Citing problems with the number of patients recruited for a mid-stage clinical trial of the cancer drug aflibercept along with the fragile health of the patients involved, Regeneron Therapeutics and Sanofi-Aventis say they will not be presenting data from the study for accelerated approval. Those complicating factors, say researchers, makes it too difficult to judge the clinical efficacy of the drug for ovarian cancer.
The Phase II trial did produce a statistically significant improvement in the primary endpoint: removal of fluid from the abdominal cavity when compared to a placebo. Now Regeneron plans to focus on its late-stage work on the drug, testing it in combination with chemotherapy for metastatic colorectal, non-small cell lung, pancreatic, and prostate cancers.
"Given the small number of patients enrolled in this study and the fragile health status of these advanced ovarian cancer patients, who had a median survival of only about three to four months, it is difficult to definitively assess the overall clinical benefit that might be derived from treatment in the real-world clinical practice setting," said Dr. George D. Yancopoulos, president of Regeneron Research Laboratories, in a statement.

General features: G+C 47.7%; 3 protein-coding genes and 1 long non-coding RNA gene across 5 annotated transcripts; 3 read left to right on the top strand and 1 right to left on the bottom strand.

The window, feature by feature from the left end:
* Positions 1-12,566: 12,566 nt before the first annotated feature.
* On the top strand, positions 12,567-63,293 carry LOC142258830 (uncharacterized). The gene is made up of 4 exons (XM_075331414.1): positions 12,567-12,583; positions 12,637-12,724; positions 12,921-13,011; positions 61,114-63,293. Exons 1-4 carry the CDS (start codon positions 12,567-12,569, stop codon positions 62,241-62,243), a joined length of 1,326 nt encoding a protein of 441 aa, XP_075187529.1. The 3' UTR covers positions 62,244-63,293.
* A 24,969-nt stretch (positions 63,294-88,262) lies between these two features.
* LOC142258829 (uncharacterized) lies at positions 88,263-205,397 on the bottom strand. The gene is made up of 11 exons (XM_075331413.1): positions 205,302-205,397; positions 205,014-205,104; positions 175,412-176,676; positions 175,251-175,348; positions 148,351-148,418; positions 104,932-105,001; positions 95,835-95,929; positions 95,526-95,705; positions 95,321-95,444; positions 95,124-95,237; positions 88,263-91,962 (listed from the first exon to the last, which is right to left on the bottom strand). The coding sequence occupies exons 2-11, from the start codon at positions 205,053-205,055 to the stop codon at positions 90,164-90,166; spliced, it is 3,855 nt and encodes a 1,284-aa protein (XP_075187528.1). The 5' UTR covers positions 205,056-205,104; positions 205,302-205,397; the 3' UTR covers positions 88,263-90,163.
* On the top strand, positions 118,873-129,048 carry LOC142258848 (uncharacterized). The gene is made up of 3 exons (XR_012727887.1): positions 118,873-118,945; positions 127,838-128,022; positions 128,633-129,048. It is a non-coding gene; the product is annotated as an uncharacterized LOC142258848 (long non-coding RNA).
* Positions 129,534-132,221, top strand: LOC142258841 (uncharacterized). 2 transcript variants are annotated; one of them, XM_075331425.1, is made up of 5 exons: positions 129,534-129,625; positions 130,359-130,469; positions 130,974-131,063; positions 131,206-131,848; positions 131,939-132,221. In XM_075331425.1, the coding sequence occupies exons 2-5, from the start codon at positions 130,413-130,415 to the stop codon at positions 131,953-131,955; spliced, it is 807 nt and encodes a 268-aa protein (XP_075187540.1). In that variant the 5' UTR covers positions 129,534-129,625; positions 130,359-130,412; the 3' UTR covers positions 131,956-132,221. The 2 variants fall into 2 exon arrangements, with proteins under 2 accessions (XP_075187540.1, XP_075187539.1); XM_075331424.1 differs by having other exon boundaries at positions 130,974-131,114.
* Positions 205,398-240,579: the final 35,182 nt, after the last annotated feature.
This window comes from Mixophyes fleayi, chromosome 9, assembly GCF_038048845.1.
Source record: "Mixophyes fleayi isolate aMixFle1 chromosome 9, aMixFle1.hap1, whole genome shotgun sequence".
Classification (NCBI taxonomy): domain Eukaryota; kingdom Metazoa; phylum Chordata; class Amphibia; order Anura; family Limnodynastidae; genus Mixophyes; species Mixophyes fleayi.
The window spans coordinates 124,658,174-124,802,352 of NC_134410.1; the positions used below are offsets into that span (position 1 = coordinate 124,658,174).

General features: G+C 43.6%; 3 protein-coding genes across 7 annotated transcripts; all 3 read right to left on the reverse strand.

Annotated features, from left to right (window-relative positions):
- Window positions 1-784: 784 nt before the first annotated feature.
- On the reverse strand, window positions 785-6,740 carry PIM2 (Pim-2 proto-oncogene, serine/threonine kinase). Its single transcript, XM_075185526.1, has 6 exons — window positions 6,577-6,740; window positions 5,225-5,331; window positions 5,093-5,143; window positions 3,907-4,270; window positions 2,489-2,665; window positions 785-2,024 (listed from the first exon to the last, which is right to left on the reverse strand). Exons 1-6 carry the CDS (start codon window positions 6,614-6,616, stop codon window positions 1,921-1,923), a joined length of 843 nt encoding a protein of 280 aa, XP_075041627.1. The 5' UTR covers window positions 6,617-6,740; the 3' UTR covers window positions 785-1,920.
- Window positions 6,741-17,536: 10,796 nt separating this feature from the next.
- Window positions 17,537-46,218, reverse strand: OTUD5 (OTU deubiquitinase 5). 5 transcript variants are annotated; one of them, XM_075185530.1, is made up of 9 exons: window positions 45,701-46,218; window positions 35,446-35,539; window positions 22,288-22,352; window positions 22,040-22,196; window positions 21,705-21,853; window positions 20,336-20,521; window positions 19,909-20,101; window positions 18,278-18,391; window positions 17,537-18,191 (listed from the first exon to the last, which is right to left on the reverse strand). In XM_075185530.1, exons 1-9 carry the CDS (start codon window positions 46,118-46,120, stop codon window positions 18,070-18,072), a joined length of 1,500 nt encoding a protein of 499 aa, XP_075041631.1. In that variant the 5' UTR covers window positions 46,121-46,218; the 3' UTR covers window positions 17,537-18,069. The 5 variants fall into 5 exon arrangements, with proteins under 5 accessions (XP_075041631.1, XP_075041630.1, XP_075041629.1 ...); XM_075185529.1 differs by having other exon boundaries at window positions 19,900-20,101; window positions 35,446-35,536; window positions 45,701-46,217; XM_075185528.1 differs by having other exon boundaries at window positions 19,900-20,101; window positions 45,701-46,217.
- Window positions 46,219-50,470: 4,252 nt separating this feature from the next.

And on a separate note, Regeneron also reworked a collaboration deal with Novartis. The developer now stands to gain royalties for Novartis' canakinumab (ACZ885) being developed for inflammatory diseases and waives its rights to opt-in on the development and commercialization of the drug, an interleukin-IL1β antibody for cryopyrin-associated periodic syndrome.
- check out the Regeneron' srelease
- read the report from Reuters